Copy-Item: Copying Files like a Boss in PowerShell

Copying files. It’s not sexy but has to be done. In the GUI, we copy and paste with the clipboard but in PowerShell we have a cmdlet called Copy-Item. Commands for copying files have been around forever in all shell languages. In PowerShell land, the most popular way to get a copy of a file or folder in your PowerShell script from point A to point B is by using the PowerShell Copy-Item cmdlet. This cmdlet allows us to copy a file and folder while giving us the ability to recurse files in a folder, use wildcards to select the files we need to copy and even use PowerShell Remoting for a file copy! The Copy-Item cmdlet is a part of the PowerShell provider cmdlets. It’s a generic cmdlet that recognized by it’s Item noun. Most of these provider cmdlets can be used across different providers but in my nearly […]

Read more

Out-File: Using PowerShell to Redirect Output to File

Similar to a previous cmdlet of a day we covered, [Set-Content](, PowerShell also has another cmdlet called Out-File that performs a similar feat which is write output directly to a text file. Unlike the general Set-Content cmdlet that’s purpose is a universal cmdlet to create or overwrite a file at any point in a script, the Out-File PowerShell cmdlet was designed to replace the standard output redirection operator (>). Even from the DOS days, we could redirect output to a file. This cmdlet is the PowerShell way to do it. Basic Out-File Usage This cmdlet is simple to use as was the standard output redirection operator before it. Its sole purpose is to send the raw output directly to a text file with no regard. There are minimal ways to tweak how that output is written. To demonstrate, I can retrieve all of the services from a local machine which […]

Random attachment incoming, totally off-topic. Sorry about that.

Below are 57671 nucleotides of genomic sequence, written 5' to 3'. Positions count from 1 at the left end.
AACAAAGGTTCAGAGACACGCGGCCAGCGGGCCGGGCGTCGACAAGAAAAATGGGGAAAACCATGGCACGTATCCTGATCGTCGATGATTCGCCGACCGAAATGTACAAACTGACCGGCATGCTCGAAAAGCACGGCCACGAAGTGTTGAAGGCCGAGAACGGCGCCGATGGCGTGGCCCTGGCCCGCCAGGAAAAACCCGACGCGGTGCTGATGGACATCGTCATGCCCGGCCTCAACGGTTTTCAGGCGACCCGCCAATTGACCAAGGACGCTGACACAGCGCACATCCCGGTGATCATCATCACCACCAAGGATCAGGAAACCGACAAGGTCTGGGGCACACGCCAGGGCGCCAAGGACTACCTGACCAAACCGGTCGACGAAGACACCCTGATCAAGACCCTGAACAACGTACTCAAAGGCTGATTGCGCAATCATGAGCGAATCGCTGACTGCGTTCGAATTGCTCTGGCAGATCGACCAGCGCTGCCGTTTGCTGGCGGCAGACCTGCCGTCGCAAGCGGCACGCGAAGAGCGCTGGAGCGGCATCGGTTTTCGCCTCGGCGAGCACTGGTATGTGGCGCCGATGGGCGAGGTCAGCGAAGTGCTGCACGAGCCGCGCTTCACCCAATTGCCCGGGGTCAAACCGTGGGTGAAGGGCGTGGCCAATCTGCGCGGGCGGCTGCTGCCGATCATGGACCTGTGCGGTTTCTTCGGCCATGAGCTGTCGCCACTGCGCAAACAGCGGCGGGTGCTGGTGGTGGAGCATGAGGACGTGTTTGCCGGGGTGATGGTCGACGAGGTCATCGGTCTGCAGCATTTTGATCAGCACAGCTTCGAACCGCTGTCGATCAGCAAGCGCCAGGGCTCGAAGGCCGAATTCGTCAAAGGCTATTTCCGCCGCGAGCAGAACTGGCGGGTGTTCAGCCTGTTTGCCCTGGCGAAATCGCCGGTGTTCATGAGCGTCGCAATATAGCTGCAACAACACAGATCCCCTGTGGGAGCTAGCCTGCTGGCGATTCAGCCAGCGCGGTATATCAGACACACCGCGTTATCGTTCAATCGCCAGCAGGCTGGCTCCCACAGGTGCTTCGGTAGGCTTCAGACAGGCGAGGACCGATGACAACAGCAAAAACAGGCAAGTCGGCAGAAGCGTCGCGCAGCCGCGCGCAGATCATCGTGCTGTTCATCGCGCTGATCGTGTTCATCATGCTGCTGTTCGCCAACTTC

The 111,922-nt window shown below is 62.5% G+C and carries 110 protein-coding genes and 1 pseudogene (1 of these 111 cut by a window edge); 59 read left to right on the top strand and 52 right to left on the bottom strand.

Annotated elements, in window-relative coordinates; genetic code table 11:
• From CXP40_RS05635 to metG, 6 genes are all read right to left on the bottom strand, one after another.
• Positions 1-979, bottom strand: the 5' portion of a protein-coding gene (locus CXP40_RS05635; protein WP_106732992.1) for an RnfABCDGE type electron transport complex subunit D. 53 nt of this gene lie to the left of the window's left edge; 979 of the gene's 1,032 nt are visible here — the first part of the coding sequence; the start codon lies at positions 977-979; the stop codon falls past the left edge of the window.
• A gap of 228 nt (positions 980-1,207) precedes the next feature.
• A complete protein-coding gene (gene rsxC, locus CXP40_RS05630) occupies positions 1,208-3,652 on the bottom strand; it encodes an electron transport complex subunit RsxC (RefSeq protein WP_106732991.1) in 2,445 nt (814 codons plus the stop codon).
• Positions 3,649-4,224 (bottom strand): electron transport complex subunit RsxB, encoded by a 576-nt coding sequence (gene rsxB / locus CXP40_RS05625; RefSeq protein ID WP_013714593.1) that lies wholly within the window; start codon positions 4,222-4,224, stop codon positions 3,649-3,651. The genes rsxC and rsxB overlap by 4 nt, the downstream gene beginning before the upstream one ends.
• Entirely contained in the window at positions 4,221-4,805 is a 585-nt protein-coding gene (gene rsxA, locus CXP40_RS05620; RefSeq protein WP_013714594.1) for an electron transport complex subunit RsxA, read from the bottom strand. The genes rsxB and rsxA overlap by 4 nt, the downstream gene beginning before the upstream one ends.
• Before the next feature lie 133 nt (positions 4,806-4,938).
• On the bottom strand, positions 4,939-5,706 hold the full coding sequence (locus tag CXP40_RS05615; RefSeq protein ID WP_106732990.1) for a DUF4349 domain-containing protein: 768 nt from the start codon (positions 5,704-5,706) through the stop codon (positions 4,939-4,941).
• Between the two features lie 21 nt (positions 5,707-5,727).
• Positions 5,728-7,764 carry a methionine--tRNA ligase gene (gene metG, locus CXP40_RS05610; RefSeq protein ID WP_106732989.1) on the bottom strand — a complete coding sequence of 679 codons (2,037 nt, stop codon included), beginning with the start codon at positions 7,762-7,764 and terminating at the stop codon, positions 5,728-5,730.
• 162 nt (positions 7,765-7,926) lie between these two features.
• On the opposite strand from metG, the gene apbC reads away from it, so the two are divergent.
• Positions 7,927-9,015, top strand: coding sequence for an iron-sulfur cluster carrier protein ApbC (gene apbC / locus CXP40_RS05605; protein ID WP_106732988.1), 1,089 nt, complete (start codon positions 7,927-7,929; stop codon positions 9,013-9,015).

Read more

Set-Content: The PowerShell Way to Write to a File

Set-Content is one of those core PowerShell cmdlets that I can’t do without. I still remember using VBscript before we could use PowerShell to write to a file. I remember always trying to remember what kind of object I needed to use and the method name. Was it FileSystemObject, FileObject or what? It was a pain! Also, even when I did recall the method name was CreateTextFile, I’d always forget to add True as the second argument. Here’s an example of the monstrosity I’m talking about.

Compare that VBScript with this PowerShell:

Which one do you prefer? I’ll take the PowerShell way! The PowerShell way uses a single cmdlet called Set-Content. This cmdlet allows us to much more easily use PowerShell to write to a file. This PowerShell cmdlet is a built-in cmdlet that has one purpose; to write to a file. It may have some parameters here […]

Read more

How to Find all NTFS Permissions For a User In a Set of Folders

Finding all NTFS Permissions For a User In a Set of Folders If you ever need to figure out which files/folders a user is explicitly defined on here’s a nice Powershell one-liner. This enumerates all files/folders in a directory, checks the ACL for each file/folder and if that ACL contains any NTFS permission for a specified user.

Read more

How to Compare the Contents of Two Folders